• UK like-for-like sales, excluding VAT and petrol, grew by 1.8% 
  • Total UK sales rose 4.3% excluding petrol
  • "Clothing enjoyed a stronger period"
Tesco says clothing enjoyed a stronger period over Christmas

Tesco says clothing enjoyed a stronger period over Christmas

Tesco, the UK’s largest retailer, reported an increase in underlying UK sales today (10 January), helped by "a stronger period" in clothing - and named Chris Bush as its new UK managing director.

UK like-for-like sales, excluding both VAT and petrol, grew by 1.8% in the six weeks to 5 January. Total UK sales grew by 4.2% including petrol and 4.3% excluding petrol.

Internationally, European sales declined by 0.6%, while in Asia, Tesco pointed to an improvement in like-for-like sales growth and total sales growth of 7.6%.

Group sales in the period increased by 3.8% including petrol and 3.9% excluding petrol.

Sales of general merchandise - which includes clothing and other non-food products - "was better than in the third quarter but was still a drag on our overall rate of growth, with more to be done on refocusing the business on sustainable, profitable categories in the coming year," the company said.

But it added: "Clothing enjoyed a stronger period - again, both in-store and online - on top of positive performances in the last two quarters."

Chief executive Philip Clarke noted: "The Group performed broadly in-line with our expectations through the Christmas period, with an improved performance in the UK and maintained trends elsewhere as we continue to experience tough trading conditions - particularly in Central Europe.

"Analysts, however, are yet to be convinced that Tesco is driving a sustainable turnaround.

George Scott, consultant at Conlumino, notes that while Tesco has reported its strongest rate of like-for-like growth in three years, and is beginning to show real signs of revival in its domestic market, "there's still a considerable way to go."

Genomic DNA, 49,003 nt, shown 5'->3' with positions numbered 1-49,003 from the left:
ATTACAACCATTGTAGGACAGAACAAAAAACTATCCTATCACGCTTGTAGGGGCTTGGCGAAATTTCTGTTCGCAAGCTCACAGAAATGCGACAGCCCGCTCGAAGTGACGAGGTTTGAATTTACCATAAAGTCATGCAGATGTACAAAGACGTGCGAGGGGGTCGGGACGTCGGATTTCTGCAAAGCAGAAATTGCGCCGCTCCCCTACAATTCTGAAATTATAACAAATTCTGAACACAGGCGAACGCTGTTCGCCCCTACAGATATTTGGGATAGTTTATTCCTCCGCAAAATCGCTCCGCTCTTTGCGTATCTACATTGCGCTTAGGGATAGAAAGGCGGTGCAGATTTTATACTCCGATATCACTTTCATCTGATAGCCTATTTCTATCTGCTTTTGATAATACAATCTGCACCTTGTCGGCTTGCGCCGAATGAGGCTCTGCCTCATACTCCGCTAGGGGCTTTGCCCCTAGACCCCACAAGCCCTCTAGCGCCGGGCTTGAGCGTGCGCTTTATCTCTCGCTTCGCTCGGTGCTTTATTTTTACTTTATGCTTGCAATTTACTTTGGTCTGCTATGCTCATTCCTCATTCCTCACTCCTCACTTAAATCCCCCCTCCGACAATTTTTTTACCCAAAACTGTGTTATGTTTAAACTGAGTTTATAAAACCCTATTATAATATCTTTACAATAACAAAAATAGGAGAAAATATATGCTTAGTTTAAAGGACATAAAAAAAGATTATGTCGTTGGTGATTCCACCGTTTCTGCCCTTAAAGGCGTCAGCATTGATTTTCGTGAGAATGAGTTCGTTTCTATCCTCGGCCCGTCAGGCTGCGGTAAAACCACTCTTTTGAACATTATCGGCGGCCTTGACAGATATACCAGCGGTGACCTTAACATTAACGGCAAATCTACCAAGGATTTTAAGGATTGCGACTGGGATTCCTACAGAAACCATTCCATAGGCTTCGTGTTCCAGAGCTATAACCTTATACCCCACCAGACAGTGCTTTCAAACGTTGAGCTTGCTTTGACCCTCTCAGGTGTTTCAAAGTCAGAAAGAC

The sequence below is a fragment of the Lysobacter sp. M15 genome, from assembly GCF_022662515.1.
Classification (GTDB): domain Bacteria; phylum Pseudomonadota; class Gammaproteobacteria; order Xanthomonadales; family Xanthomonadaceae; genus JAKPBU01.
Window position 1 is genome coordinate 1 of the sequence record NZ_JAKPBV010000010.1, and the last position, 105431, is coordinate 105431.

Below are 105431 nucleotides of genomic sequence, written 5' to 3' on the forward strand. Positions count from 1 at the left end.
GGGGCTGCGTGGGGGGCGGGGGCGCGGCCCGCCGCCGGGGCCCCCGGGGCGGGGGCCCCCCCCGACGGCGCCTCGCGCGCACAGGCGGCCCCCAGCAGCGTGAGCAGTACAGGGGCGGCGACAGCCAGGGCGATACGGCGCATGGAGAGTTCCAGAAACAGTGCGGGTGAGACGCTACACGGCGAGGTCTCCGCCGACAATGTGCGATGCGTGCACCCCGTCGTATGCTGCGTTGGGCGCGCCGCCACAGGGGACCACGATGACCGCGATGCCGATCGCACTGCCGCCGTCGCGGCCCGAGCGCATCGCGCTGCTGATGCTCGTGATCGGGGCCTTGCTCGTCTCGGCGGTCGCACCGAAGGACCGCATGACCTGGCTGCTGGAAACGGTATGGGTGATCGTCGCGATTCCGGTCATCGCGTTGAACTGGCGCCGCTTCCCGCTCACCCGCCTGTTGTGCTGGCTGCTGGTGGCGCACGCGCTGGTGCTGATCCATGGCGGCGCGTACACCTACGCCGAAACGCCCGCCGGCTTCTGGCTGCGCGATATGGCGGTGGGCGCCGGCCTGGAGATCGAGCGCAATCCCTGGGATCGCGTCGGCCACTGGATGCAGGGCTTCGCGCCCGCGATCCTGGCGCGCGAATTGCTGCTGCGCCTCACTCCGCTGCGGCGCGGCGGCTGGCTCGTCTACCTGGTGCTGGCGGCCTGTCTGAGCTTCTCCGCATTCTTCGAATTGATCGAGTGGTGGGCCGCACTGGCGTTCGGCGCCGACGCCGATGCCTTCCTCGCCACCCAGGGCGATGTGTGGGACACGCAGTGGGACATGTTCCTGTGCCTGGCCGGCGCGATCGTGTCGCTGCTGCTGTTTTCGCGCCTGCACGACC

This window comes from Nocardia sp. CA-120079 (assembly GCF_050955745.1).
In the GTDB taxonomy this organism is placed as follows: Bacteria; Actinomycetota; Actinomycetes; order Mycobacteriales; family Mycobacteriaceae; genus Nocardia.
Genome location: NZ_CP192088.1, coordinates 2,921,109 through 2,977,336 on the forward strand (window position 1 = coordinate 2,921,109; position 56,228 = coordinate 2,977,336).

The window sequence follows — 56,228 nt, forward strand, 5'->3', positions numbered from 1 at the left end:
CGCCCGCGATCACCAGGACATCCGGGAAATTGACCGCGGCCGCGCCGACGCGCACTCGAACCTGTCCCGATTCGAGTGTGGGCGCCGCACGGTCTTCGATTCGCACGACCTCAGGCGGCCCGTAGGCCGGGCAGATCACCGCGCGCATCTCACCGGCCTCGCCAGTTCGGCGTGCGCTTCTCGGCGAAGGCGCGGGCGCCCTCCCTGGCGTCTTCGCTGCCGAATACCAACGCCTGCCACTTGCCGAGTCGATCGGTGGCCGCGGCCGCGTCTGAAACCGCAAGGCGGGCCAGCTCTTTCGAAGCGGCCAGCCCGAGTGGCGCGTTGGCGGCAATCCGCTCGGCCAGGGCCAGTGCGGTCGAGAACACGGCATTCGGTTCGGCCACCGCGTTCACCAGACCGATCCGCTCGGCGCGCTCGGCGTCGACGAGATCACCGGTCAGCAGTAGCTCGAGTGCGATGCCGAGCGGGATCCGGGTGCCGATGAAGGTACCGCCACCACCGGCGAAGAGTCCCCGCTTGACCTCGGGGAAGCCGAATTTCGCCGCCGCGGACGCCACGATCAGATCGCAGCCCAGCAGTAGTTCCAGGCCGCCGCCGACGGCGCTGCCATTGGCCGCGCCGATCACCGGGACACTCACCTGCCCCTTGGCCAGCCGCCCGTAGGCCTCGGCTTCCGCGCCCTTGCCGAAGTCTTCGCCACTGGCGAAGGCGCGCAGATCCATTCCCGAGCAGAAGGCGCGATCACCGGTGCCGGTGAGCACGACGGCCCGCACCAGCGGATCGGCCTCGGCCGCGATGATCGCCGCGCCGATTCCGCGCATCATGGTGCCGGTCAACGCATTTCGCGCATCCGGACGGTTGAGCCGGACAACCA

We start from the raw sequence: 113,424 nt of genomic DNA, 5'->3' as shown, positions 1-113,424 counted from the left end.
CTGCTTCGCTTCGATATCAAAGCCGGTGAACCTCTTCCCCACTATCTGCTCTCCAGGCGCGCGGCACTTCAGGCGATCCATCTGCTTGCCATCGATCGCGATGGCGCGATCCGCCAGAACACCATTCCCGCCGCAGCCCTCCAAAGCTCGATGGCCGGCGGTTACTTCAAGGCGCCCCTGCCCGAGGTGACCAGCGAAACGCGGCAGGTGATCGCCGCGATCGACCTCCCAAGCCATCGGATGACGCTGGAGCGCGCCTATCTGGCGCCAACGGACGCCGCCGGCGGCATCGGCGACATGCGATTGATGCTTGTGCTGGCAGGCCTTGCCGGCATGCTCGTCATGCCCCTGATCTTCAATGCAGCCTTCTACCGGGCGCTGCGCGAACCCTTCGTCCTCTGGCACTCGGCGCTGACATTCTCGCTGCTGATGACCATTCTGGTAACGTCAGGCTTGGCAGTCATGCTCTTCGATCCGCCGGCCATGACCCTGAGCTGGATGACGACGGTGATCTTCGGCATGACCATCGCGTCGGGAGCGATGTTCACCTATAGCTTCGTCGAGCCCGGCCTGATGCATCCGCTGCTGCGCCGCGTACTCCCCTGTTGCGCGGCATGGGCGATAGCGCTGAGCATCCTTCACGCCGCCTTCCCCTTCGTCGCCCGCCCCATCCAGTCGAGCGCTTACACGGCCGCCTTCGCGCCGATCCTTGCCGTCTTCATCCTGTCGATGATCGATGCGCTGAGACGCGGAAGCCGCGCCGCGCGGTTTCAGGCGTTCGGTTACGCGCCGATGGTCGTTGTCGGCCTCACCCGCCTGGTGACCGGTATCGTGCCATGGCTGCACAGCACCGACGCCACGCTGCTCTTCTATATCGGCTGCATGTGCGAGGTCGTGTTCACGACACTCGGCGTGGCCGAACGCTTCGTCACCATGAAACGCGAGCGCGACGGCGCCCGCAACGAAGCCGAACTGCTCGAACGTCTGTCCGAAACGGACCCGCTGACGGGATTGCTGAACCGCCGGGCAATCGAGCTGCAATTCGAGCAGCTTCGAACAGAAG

He adds: "Non-food as a whole continues to represent a weight around the neck of overall growth. The fundamental problem for Tesco in this area is that it continues to devote a high proportion of its overall store space to a non-food offer, which lacks inspiration.

"Moreover, in addition to more general underlying weakness in consumer demand in many of the non-food categories where it has gained strong presence, it is also contending with a relative influx of new non-food players.

"It will become increasingly important for Tesco to make fundamental improvements to its non-food offer.

And Kate Calvert at Seymour Pierce points out: "A year on from an effective profit warning, Tesco has had an unspectacular Christmas in the UK given last year's very weak comparables and material margin investment.

"There is still much to be done given general merchandise remains a drag and we believe there will be no visibility on whether UK profits have bottomed until the second half of 2013.

"With inflation coming back and too many of its international businesses also facing trading issues currently...we believe there is a high risk that things will get worse before they get better."